Outsourcing 101

If you've never used contractors before you might find the following FAQ's helpful...

How quickly can I get a contractor in?

Once you know what you need and have given the go-ahead to a managed service provider or agency, you will be able to get a contractor in post very quickly. Once Penpole has been given the go ahead we present a shortlist within 60 hours. Meetings can then be set up quickly for you to meet contractors and once one has been selected, we can get them in post within a matter of days.

If I’m getting a contractor in so quickly, how do I know the right checks take place?

We qualify all contractors over the phone before representing them to a client. We also ask that they have the right to work in the UK. Once an offer has been made, we get copies of all the contractor’s right to work and identity documentation and speak to two professional references.

Can I stipulate working hours?

Working hours is one of the criteria that HMRC use to assess IR35 status. If the assignment has been deemed outside IR35, stipulating working hours may cause issues.

Do I have to provide sick or holiday pay?

No, a contractor is operating through their own personal services company or through an umbrella company and therefore is not your employee.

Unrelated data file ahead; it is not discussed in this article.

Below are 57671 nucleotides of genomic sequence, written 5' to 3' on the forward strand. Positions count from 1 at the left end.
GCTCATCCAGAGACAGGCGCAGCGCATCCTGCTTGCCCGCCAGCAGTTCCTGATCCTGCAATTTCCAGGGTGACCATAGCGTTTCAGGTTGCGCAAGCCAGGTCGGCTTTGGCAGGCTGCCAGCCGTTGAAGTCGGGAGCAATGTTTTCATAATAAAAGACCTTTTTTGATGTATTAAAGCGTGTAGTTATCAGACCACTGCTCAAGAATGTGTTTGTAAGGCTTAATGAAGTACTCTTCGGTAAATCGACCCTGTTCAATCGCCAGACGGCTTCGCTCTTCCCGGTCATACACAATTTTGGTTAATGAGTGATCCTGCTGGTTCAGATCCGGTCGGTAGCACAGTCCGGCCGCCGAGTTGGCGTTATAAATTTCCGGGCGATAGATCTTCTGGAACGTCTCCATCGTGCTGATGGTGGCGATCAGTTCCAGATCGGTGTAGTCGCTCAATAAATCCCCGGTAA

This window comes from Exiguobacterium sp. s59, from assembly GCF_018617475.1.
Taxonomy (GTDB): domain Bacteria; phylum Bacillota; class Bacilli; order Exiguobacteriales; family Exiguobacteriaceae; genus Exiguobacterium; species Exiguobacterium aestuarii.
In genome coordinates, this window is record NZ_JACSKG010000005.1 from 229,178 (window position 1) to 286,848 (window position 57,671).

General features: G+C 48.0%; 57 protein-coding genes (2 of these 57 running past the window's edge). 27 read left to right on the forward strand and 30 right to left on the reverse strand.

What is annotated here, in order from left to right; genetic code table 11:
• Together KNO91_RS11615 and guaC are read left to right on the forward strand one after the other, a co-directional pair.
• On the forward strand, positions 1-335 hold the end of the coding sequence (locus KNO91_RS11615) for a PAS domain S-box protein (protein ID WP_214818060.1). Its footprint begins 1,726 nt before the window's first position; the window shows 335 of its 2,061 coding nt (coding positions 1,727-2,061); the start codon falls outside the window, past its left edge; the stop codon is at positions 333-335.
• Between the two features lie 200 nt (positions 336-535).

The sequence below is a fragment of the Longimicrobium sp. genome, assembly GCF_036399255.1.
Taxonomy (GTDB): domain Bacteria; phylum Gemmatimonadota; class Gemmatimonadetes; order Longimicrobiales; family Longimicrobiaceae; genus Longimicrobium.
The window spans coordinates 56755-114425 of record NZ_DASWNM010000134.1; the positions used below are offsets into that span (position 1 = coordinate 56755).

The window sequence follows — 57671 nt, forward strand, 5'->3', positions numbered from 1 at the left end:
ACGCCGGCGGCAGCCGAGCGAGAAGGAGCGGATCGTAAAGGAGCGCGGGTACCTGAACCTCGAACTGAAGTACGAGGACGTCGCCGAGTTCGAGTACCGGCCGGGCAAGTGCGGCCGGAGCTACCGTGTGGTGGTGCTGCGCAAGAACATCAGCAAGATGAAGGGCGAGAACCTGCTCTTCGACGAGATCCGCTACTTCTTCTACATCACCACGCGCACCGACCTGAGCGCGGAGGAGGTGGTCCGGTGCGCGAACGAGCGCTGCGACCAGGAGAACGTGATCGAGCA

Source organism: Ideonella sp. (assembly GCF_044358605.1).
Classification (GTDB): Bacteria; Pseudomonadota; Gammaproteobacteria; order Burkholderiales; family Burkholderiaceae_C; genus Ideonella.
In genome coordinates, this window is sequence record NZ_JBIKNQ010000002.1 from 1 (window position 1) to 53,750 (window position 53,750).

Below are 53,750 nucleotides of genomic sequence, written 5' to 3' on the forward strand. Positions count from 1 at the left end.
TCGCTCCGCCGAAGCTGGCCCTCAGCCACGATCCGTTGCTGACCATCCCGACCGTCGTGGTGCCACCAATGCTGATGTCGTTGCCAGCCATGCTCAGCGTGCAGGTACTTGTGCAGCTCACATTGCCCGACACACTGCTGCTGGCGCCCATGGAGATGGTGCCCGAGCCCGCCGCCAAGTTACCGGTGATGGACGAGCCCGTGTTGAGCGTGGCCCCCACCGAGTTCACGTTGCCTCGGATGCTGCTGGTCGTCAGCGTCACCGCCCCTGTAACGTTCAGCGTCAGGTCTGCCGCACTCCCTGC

Can I claim back VAT?

Within the NHS, CapEx spending could be utilised on certain Contracted Out Services (COS) used for non-business activity, under this scheme the NHS body could claim back the VAT spent on this service.

What if things don’t work out?

Contractors have no rights under employment law and therefore can be let go very quickly. The contract between Penpole and our contractors states that during the first month, one month’s notice will be given, and after this, two weeks. In certain cases, if the services being delivered do not meet the required level, a contractor can be let go immediately.

Why are contractors paid more than permanent staff?

Contractors take on more risk than permanent employees as they have none of the securities, such as sick pay, pension, holiday pay etc. They also need to look for new contracts once their current one has finished, and often spend several months of the year without a contract. Their limited companies also have certain overheads, such as professional indemnity insurance.

Can a contractor have more than one client at a time?

There is nothing to stop a contractor from having two client contracts at the same time. In fact, this is preferable from an IR35 perspective. However, we always encourage contractors to be open and upfront with all clients concerned.